Official says New York Times report claiming Mohammed bin Nayef is barred from leaving the kingdom, is ‘not true’.
Senior Saudi prince and former head of the National Guard, Miteb bin Abdullah, has been released after more than three weeks in detention on allegations of corruption.
Miteb, 65, was among dozens of other royal family members, ministers, and top businessmen, who were detained earlier this month in what the kingdom called an “anti-corruption purge“.
Among those detained are 11 princes, four ministers and several former ministers, in an unprecedented crackdown that has shaken the kingdom.
The allegations against them include money laundering, bribery, extorting officials, but the accusations could not be independently verified and family members of those detained could not be reached.
Miteb’s sister-in-law, Princess Nouf bint Abdullah, said on Twitter after his release: “Praise to be God… May you remain safe”.
His niece, Princess Abeer bint Abdullah, also commented on Twitter, saying: “Praise be to God… May God prolong your life with health and wellness and keep you with us”.
Miteb is the son of the late king, Abdullah, and the cousin of the kingdom’s crown prince, Mohammed bin Salman.
The shake-up of the Saudi government came just months after King Salman replaced his nephew Mohammed bin Nayef with his son Mohammed bin Salman as the kingdom’s crown prince.
Mohammed bin Salman has been responsible for pushing through a number of changes both at home and abroad since he became first in line to the Saudi crown.
The dramatic “anti-corruption purge” is the latest in a series of measures by the crown prince viewed as a move to assert power over the country and its previous leaders.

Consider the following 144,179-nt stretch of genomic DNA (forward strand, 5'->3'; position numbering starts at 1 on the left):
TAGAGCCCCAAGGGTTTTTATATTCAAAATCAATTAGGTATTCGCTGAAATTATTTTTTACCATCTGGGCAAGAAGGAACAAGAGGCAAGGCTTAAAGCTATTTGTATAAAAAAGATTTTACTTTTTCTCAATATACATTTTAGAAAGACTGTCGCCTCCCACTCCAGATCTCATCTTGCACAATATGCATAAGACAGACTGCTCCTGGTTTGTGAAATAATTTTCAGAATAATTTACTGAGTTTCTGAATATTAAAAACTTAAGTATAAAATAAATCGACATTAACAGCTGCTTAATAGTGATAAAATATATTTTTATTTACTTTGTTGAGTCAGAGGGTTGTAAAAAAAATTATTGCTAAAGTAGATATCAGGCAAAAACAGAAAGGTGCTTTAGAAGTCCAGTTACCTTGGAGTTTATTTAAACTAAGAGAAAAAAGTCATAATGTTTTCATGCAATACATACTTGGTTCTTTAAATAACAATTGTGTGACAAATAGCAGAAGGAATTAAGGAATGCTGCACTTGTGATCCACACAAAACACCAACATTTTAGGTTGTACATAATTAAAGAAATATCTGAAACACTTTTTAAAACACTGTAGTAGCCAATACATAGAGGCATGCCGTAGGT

A royal decree said the crackdown came in response to “exploitation by some of the weak souls who have put their own interests above the public interest, in order to illicitly accrue money”.
Among those arrested was billionaire Prince Alwaleed bin Talal, one of the kingdom’s most prominent businessmen.
Saudi authorities said at least 208 people have also been questioned as part of a probe into the theft of some $100bn through fraud.
In a recent interview with New York Times, Mohammed bin Salman, said that the majority of the detainees have agreed to reach “settlements” for their release.
“We show them all the files that we have and as soon as they see those about 95 percent agree to a settlement,” bin Salman reportedly said.
After Miteb’s release, the US-based Bloomberg news website reported that he had agreed to reaching a settlement believed to exceed the equivalent of $1bn, citing an anonymous source.
Also speaking to officials in the kingdom, the Reuters news agency said Saudi authorities were asking detainees to hand over assets and cash in return for their freedom.
The deals involve separating cash from assets, such as property and shares, and looking at bank accounts to assess cash values, one source told Reuters.
There was no immediate comment from the Saudi government on the deals, and the sources declined to be identified because the agreements are not public.